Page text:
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The Meaning of "Everything": Responding to Patient Requests for Aggressive Treatment at the End of Life

James A. Tulsky, M.D. (Director, Center for Palliative Care and Associate Professor of Medicine and Nursing; Senior Fellow, Center for the Study of Aging and Human Development, Duke University School Medicine) discussed the meaning of "everything" as heard in statements such as, "You are going to do everything for my Father, are'nt you?" Additionally, Dr. Tulsky reviewed the past decade of studies on communication, identified and listed barriers to change; and provided solutions to address requests that imply or directly ask for "everything" to be done to keep a person alive. Dr. Tulsky presented the NURSE Model of name, understand, respect, support, and explore the senstive situation of "doing everything" and almost certain impending death.
Health Sciences (Rare Shelves)

EMTs, Nurses, Therapists, and Assistants [electronic resource]

In this video, viewers are able to focus on those health care jobs which are more heavily involved in caring for people. Emergency medical technicians provide basic life support procedures before patients are transported. We learn about the various levels of experience and how they differ. The duties of nurses, therapists, and assistants are also covered, including training, job skills, and other pertinent information.
2006; 2000

Health Technicians and Technologists [electronic resource]

This video provides a comprehensive look at the field of health technicians and technologists. These jobs deal with diagnosing and treating illnesses using computers, machinery, and other tools. Viewers learn about a typical day on the job, the type of training and certification needed, and how to earn these qualifications. We see dental technicians and hygienists, dental laboratory technicians, EKG technicians, nuclear medicine technologists, dosimetrists, sonographers, cytotechnologists, phlebotomists, and others. This is an excellent resource for students who wish to learn more about this field.
2006; 2000

Beyond Wound Healing [electronic resource]

Supplemented with clinical photos and precise diagrams, this program quantifies wound assessment and describes approaches to wound healing. The physiological healing cascade and infection flags are discussed, along with case studies spanning an age range of 31 to 78. A deep bruise, a leg ulcer complicated by eczema, an infected surgical incision, and a necrotic neck tumor are presented, allowing the introduction of subjects such as the hydrobalance, hydrosorptive, hydroactive, and hydroionic methods of wound dressing; graduated compression therapy; and odor reduction.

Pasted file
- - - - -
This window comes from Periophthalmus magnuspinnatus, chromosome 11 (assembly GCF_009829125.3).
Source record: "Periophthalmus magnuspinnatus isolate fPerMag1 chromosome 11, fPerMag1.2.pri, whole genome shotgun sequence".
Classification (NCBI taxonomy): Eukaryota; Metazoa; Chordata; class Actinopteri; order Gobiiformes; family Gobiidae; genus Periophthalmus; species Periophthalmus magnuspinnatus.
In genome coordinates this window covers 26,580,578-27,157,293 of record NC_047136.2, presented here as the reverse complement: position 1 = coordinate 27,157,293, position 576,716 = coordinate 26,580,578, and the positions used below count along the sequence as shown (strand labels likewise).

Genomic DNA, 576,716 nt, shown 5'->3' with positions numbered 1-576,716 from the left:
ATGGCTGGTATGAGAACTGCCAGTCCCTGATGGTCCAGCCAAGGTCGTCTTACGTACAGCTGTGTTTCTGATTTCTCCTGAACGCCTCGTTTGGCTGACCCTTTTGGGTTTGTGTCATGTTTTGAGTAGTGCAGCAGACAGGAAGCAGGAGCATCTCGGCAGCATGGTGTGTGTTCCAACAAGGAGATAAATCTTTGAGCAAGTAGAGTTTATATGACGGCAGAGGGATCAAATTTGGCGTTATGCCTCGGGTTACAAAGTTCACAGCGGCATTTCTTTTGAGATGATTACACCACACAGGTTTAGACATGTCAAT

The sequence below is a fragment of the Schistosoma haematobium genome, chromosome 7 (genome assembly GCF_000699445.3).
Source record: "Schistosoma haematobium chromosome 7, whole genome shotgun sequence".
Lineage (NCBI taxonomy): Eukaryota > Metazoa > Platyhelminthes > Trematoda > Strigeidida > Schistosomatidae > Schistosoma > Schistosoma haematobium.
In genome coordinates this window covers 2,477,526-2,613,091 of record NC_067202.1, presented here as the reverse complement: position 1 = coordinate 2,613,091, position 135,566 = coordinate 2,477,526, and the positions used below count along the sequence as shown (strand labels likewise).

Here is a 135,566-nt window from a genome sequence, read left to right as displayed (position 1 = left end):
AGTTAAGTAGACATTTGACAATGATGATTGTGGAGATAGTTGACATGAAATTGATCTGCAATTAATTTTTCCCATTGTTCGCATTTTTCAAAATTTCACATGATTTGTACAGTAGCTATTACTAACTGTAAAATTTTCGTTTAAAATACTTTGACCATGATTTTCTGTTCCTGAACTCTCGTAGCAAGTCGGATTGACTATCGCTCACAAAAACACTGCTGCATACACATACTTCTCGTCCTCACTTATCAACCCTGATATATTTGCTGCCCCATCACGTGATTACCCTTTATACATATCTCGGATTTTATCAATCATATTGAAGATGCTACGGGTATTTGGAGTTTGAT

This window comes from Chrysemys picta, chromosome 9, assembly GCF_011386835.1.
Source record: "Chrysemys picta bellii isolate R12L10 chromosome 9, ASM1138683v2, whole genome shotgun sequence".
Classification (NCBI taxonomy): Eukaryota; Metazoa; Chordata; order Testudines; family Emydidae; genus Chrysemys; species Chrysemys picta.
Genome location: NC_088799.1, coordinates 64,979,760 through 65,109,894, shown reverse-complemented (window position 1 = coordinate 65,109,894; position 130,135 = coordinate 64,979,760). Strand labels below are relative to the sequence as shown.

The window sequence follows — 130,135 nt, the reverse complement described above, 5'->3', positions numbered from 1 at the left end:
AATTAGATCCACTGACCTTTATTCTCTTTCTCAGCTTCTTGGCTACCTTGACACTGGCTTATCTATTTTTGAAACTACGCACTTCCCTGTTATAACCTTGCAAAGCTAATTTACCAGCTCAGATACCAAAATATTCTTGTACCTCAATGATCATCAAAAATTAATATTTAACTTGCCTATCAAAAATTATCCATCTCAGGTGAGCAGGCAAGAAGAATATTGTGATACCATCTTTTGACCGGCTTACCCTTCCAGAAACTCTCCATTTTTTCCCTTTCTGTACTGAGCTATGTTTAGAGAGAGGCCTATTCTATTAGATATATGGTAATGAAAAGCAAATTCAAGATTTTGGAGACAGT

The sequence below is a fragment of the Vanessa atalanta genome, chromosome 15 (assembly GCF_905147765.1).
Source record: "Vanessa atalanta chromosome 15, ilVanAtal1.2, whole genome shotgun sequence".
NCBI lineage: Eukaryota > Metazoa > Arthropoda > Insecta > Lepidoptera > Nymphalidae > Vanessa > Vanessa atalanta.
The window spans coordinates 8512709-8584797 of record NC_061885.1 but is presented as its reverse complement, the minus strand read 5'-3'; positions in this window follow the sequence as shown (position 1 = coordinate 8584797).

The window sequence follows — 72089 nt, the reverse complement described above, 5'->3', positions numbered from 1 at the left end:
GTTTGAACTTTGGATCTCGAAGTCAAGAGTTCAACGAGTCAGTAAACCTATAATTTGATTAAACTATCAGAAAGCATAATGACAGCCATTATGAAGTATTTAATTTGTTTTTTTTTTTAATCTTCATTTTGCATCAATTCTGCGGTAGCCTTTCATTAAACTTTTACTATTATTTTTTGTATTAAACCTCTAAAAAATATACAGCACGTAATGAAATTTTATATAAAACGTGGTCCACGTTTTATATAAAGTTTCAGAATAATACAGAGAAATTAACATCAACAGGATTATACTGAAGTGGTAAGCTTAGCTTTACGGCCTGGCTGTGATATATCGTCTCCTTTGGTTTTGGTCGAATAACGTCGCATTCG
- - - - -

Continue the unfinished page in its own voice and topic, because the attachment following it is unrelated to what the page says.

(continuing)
2005; 1997

Freedom of Speech [electronic resource]: Augmentative Communication Success Stories

For people with special needs, augmentative communication technology is opening the door to fuller expression, better education, and higher self-esteem. This program illustrates the positive impact of augmentative communication technology on the lives of Adam and Mike. Adam, once considered mentally retarded by school staff, has become a college-educated professional-thanks in part to an augmentative device-while the parents of 7-year-old Mike, who does not speak due to autism, believe that technological advances will soon help their son.
2006; 1997

A History of Care [electronic resource]: Nursing in America

Progressing from the late 18th century to the present day, this program offers a capsule summary of nursing in America. The tireless work of the U.S. Army and Navy nursing corps, the American Red Cross, and the countless nurses affiliated with hospitals and other organizations is celebrated while honoring the courage and self-sacrifice of those who put themselves in harm's way in order to help the helpless. Dorothea Dix, Clara Barton, Harriet Tubman, Sojourner Truth, Clara Maass, Lillian Wald, and Lavinia Dock are only a few of the nurses singled out by history-and this video-for special commendation. Inspiring! Useful in both academic and career guidance contexts.
2010; 2006

Building Bridges [electronic resource]

The mark of a professional health care worker is a caring attitude and a desire to be of service. This program offers a combination of tips on how to enhance caregiver/patient interactions and thought-provoking questions to help caregivers develop or improve their patient-centric behaviors. An informative staff-development tool for nursing home, hospital, and even homecare settings-anywhere caregivers are building compassionate bridges of understanding and empathy. Designated for 2 contact hours of continuing nursing education.